There's a commonly-asserted belief around, whereof this (cited disapprovingly at link) is as good a statement as any:
Whether or not your individual ancestors owned slaves, you as a white person have benefitted from slavery and are complicit in it.
Now, this just doesn't make sense to me.
Let's assume, for the sake of argument, that I had ancestors in the Antebellum South*, and that, like most white people, they were not plantation owners. Not being of the wealthy, plantation-owning stratum of society, they wouldn't have been able to afford slaves; they would have been small farmers, doing their own labor, or workers, laboring for the monied classes.
If we assume that slave labor conferred an economic advantage on those who owned the slaves (as seems likely enough, given how long the institution persisted), it follows that those who did not own slaves would have been disadvantaged by it... right?
A family farm without the advantage of slave labor would be competing with the produce of farms that did use slave labor, which one would expect to drive profits down.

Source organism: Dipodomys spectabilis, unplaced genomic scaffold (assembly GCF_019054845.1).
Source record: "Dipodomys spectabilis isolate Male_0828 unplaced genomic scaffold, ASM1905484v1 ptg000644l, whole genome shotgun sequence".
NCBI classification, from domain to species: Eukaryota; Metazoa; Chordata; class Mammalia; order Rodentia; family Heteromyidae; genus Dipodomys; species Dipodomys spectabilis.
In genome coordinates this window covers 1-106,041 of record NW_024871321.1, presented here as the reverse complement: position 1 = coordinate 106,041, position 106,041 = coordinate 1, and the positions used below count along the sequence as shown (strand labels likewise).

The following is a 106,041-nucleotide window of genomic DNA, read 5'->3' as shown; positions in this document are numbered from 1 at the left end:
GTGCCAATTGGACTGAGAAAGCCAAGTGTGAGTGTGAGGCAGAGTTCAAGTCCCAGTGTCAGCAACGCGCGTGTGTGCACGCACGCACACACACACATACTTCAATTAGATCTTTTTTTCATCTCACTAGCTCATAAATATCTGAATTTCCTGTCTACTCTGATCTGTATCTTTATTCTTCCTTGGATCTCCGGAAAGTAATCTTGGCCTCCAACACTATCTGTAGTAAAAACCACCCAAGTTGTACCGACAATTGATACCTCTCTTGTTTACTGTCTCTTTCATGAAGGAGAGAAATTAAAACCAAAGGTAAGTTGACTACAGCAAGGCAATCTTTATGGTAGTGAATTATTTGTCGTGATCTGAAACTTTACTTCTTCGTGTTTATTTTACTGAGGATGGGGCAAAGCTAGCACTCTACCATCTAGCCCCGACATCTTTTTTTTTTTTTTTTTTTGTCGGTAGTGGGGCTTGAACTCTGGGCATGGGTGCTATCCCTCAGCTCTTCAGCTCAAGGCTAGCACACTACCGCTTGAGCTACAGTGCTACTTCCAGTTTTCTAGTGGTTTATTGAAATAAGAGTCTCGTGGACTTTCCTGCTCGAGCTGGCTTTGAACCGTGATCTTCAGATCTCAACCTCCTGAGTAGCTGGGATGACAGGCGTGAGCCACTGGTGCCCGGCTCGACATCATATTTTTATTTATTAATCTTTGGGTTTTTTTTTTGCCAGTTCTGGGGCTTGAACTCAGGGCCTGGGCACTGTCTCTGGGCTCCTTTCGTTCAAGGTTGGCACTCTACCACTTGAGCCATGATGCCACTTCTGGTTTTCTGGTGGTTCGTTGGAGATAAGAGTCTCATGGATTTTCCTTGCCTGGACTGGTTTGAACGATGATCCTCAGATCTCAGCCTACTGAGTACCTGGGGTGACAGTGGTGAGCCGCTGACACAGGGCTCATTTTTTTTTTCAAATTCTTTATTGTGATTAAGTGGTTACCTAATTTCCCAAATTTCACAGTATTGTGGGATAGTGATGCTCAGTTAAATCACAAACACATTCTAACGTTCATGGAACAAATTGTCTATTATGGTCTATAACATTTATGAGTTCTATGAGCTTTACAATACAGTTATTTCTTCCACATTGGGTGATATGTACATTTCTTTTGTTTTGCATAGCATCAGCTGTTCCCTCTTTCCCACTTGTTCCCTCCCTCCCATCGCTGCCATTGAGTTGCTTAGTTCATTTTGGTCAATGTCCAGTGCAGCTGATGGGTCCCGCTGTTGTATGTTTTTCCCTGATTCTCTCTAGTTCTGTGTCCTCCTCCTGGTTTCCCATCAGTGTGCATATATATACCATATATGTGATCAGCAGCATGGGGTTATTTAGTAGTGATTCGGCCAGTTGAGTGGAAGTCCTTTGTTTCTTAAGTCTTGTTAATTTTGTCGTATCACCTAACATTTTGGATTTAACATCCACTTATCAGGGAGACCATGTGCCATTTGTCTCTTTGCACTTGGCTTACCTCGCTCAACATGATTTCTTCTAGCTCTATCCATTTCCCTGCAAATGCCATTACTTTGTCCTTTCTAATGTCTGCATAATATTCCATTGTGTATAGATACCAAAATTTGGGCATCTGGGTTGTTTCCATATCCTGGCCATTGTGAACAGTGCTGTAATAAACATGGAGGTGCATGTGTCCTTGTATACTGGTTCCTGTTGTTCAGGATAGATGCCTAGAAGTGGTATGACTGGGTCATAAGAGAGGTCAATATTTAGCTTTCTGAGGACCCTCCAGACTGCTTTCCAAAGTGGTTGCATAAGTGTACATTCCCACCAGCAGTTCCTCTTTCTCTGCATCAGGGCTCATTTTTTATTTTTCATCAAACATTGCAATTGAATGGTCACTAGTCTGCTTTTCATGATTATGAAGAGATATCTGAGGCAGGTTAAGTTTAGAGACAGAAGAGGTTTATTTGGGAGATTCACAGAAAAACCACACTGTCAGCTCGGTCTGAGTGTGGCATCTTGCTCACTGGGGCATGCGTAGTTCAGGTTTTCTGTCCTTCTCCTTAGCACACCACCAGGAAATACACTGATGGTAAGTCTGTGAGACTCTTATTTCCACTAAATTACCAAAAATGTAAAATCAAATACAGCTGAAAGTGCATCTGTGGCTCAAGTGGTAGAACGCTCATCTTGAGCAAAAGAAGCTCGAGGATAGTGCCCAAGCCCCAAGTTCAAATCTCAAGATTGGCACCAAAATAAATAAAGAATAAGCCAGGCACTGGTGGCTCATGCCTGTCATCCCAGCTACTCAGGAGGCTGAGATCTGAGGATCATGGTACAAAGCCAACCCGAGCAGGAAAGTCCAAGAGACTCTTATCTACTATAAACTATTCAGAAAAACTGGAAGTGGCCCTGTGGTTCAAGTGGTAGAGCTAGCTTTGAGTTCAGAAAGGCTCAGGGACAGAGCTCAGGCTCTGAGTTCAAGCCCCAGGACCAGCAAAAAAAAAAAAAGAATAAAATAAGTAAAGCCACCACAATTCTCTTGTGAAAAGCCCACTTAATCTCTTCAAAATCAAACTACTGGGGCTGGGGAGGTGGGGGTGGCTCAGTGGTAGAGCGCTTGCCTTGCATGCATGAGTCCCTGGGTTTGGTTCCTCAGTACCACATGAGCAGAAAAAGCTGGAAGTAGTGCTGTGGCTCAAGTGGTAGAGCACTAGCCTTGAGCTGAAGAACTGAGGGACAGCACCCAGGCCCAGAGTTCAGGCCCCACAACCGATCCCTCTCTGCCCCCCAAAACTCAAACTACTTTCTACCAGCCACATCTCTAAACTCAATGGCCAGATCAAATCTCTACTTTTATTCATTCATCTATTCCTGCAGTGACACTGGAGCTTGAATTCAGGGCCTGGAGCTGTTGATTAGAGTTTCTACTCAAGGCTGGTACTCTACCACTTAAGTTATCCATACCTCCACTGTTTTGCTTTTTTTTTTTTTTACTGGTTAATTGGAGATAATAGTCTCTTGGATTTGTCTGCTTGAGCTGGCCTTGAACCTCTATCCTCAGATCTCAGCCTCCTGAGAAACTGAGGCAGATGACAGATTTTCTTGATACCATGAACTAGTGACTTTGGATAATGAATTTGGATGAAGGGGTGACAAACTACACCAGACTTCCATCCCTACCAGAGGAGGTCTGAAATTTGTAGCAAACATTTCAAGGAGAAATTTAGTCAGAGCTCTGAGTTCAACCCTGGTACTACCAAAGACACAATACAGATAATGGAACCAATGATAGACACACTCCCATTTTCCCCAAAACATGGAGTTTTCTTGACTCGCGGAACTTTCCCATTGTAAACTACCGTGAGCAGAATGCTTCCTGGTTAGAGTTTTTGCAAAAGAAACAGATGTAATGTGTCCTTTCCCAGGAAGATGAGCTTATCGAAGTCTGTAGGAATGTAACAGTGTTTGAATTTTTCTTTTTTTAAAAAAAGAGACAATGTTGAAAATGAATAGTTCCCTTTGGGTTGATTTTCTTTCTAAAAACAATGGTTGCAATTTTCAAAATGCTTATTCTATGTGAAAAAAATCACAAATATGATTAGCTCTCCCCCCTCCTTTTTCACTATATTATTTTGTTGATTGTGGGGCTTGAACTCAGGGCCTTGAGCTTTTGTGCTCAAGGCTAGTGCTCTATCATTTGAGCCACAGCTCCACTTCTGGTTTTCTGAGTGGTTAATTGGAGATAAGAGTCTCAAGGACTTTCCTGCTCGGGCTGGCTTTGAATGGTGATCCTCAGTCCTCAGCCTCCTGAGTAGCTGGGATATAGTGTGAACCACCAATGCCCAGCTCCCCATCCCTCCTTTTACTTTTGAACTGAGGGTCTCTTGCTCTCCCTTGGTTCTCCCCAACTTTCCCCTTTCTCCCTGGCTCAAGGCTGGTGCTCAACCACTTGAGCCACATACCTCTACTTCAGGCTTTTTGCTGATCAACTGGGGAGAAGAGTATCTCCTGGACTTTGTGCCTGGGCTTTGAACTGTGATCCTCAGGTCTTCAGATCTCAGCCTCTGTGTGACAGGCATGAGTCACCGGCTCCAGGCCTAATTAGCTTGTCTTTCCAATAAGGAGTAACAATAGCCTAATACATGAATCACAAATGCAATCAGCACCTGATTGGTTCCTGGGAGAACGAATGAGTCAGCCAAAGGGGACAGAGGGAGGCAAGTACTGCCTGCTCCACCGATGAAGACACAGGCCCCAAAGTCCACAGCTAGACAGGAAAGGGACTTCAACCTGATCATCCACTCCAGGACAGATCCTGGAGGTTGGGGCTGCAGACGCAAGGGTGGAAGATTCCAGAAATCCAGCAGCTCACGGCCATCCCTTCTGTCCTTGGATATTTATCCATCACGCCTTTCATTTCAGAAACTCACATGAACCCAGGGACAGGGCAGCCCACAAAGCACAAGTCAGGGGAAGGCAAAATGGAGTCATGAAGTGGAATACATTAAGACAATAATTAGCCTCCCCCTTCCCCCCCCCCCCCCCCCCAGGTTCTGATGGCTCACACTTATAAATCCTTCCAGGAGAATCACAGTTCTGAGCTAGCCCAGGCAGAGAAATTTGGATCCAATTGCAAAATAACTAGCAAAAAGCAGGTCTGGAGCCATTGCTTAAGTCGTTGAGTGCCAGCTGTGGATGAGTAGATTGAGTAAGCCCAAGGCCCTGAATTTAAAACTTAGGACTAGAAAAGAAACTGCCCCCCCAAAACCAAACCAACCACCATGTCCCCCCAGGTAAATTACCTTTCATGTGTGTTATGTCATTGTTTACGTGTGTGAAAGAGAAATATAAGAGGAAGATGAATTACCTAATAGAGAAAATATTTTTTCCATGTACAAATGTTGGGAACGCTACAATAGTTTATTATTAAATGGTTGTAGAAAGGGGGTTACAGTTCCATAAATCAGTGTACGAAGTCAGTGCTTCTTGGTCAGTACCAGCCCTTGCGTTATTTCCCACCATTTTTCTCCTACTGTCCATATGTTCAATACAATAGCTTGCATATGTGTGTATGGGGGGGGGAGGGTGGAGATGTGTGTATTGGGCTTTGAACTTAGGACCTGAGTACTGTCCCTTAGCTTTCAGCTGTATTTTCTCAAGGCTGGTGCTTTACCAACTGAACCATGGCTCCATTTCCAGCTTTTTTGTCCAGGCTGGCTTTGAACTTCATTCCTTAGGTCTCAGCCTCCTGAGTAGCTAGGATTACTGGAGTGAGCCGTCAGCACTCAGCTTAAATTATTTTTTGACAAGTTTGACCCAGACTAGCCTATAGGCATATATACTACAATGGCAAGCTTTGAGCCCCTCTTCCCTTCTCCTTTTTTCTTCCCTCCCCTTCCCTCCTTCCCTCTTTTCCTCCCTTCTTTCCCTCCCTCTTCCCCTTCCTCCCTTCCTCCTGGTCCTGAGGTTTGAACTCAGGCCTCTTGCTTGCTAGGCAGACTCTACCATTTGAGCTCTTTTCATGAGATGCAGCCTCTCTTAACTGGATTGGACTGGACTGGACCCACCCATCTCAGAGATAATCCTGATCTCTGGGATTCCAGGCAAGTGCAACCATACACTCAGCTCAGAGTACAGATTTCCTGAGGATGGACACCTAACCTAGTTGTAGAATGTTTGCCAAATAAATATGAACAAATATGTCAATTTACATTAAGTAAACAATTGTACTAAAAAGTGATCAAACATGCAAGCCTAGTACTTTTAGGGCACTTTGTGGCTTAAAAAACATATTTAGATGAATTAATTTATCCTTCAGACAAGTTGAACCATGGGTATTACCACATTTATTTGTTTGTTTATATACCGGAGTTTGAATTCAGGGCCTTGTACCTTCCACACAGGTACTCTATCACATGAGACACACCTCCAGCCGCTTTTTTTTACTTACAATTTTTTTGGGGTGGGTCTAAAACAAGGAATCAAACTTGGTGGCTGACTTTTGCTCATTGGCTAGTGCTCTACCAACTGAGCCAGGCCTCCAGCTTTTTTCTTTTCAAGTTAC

A free laborer would be competing against slaves in the labor market, which one would expect to drive wages down.
In both cases, it looks to me like the poor white trash would be getting the short end of the stick... just as citizen labor is put at a disadvantage by the availability of illegal immigrants employed under the table and not subject to the labor laws.
What's more, I know some white people whose families definitely came over long after slavery was outlawed... how, exactly, did they benefit from it?
Looks to me like just another bald (and fundamentally racist) assertion.
* A false assumption, so far as I know, but some branches of the family tree are fairly obscure.